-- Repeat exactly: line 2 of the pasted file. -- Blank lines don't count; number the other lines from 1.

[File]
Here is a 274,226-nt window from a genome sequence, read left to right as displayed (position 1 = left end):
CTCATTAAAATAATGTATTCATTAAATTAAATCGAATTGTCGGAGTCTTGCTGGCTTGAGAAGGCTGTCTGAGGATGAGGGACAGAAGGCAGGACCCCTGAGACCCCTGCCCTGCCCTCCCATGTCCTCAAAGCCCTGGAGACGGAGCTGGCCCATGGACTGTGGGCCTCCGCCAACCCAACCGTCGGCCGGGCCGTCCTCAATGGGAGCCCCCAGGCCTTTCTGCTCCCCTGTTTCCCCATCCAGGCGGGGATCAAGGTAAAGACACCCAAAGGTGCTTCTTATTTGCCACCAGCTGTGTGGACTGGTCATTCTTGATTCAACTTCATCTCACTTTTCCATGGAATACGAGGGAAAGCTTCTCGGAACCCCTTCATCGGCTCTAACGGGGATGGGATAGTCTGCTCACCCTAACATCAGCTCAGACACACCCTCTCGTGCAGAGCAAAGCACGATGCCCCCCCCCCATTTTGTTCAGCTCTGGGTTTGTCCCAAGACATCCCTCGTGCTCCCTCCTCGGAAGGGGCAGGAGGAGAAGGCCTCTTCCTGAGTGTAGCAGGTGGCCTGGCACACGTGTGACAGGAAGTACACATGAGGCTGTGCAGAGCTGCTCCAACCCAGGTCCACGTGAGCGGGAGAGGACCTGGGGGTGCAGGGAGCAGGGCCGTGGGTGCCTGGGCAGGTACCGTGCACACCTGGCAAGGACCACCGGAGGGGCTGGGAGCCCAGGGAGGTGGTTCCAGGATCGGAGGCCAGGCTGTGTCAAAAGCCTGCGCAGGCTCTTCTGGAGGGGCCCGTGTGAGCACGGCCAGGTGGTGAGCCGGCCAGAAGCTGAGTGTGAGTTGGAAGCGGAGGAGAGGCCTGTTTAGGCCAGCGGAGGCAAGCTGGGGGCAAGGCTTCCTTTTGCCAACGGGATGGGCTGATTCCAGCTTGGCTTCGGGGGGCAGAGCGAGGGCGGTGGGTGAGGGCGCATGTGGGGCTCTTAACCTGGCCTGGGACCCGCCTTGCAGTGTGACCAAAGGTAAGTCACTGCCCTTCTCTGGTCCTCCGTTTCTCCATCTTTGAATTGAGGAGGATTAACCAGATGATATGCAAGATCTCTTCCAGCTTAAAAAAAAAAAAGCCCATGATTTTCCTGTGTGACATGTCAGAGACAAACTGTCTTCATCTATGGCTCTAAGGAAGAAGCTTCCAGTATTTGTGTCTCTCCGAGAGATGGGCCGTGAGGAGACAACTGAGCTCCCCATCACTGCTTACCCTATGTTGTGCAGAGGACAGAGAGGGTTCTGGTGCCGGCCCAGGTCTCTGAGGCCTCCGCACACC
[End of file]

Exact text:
CTCATTAAAATAATGTATTCATTAAATTAAATCGAATTGTCGGAGTCTTGCTGGCTTGAGAAGGCTGTCTGAGGATGAGGGACAGAAGGCAGGACCCCTGAGACCCCTGCCCTGCCCTCCCATGTCCTCAAAGCCCTGGAGACGGAGCTGGCCCATGGACTGTGGGCCTCCGCCAACCCAACCGTCGGCCGGGCCGTCCTCAATGGGAGCCCCCAGGCCTTTCTGCTCCCCTGTTTCCCCATCCAGGCGGGGATCAAGGTAAAGACACCCAAAGGTGCTTCTTATTTGCCACCAGCTGTGTGGACTGGTCATTCTTGATTCAACTTCATCTCACTTTTCCATGGAATACGAGGGAAAGCTTCTCGGAACCCCTTCATCGGCTCTAACGGGGATGGGATAGTCTGCTCACCCTAACATCAGCTCAGACACACCCTCTCGTGCAGAGCAAAGCACGATGCCCCCCCCCCATTTTGTTCAGCTCTGGGTTTGTCCCAAGACATCCCTCGTGCTCCCTCCTCGGAAGGGGCAGGAGGAGAAGGCCTCTTCCTGAGTGTAGCAGGTGGCCTGGCACACGTGTGACAGGAAGTACACATGAGGCTGTGCAGAGCTGCTCCAACCCAGGTCCACGTGAGCGGGAGAGGACCTGGGGGTGCAGGGAGCAGGGCCGTGGGTGCCTGGGCAGGTACCGTGCACACCTGGCAAGGACCACCGGAGGGGCTGGGAGCCCAGGGAGGTGGTTCCAGGATCGGAGGCCAGGCTGTGTCAAAAGCCTGCGCAGGCTCTTCTGGAGGGGCCCGTGTGAGCACGGCCAGGTGGTGAGCCGGCCAGAAGCTGAGTGTGAGTTGGAAGCGGAGGAGAGGCCTGTTTAGGCCAGCGGAGGCAAGCTGGGGGCAAGGCTTCCTTTTGCCAACGGGATGGGCTGATTCCAGCTTGGCTTCGGGGGGCAGAGCGAGGGCGGTGGGTGAGGGCGCATGTGGGGCTCTTAACCTGGCCTGGGACCCGCCTTGCAGTGTGACCAAAGGTAAGTCACTGCCCTTCTCTGGTCCTCCGTTTCTCCATCTTTGAATTGAGGAGGATTAACCAGATGATATGCAAGATCTCTTCCAGCTTAAAAAAAAAAAAGCCCATGATTTTCCTGTGTGACATGTCAGAGACAAACTGTCTTCATCTATGGCTCTAAGGAAGAAGCTTCCAGTATTTGTGTCTCTCCGAGAGATGGGCCGTGAGGAGACAACTGAGCTCCCCATCACTGCTTACCCTATGTTGTGCAGAGGACAGAGAGGGTTCTGGTGCCGGCCCAGGTCTCTGAGGCCTCCGCACACC